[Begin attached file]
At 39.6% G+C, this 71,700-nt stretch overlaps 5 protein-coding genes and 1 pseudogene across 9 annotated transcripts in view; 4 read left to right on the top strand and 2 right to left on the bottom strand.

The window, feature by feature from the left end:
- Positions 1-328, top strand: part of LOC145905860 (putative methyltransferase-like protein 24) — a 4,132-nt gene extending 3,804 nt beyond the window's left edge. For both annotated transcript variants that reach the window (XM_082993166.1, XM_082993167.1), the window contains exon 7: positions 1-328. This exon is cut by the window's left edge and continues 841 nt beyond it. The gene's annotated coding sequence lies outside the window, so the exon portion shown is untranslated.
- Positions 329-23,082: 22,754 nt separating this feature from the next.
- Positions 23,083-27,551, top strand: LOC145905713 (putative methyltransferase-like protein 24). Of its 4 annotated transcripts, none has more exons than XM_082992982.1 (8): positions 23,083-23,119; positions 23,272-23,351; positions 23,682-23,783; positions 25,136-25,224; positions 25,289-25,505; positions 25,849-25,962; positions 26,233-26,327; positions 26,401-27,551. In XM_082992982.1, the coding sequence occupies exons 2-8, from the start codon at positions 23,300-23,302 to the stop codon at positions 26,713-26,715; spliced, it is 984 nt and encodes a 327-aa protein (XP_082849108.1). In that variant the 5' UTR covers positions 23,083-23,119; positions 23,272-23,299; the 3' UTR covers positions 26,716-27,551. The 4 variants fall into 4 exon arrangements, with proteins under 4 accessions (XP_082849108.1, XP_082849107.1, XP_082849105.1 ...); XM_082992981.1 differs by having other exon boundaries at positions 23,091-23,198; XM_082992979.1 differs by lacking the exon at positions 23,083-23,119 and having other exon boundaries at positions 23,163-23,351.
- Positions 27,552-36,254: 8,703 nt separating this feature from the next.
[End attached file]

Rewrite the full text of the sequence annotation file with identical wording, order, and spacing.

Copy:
At 39.6% G+C, this 71,700-nt stretch overlaps 5 protein-coding genes and 1 pseudogene across 9 annotated transcripts in view; 4 read left to right on the top strand and 2 right to left on the bottom strand.

The window, feature by feature from the left end:
- Positions 1-328, top strand: part of LOC145905860 (putative methyltransferase-like protein 24) — a 4,132-nt gene extending 3,804 nt beyond the window's left edge. For both annotated transcript variants that reach the window (XM_082993166.1, XM_082993167.1), the window contains exon 7: positions 1-328. This exon is cut by the window's left edge and continues 841 nt beyond it. The gene's annotated coding sequence lies outside the window, so the exon portion shown is untranslated.
- Positions 329-23,082: 22,754 nt separating this feature from the next.
- Positions 23,083-27,551, top strand: LOC145905713 (putative methyltransferase-like protein 24). Of its 4 annotated transcripts, none has more exons than XM_082992982.1 (8): positions 23,083-23,119; positions 23,272-23,351; positions 23,682-23,783; positions 25,136-25,224; positions 25,289-25,505; positions 25,849-25,962; positions 26,233-26,327; positions 26,401-27,551. In XM_082992982.1, the coding sequence occupies exons 2-8, from the start codon at positions 23,300-23,302 to the stop codon at positions 26,713-26,715; spliced, it is 984 nt and encodes a 327-aa protein (XP_082849108.1). In that variant the 5' UTR covers positions 23,083-23,119; positions 23,272-23,299; the 3' UTR covers positions 26,716-27,551. The 4 variants fall into 4 exon arrangements, with proteins under 4 accessions (XP_082849108.1, XP_082849107.1, XP_082849105.1 ...); XM_082992981.1 differs by having other exon boundaries at positions 23,091-23,198; XM_082992979.1 differs by lacking the exon at positions 23,083-23,119 and having other exon boundaries at positions 23,163-23,351.
- Positions 27,552-36,254: 8,703 nt separating this feature from the next.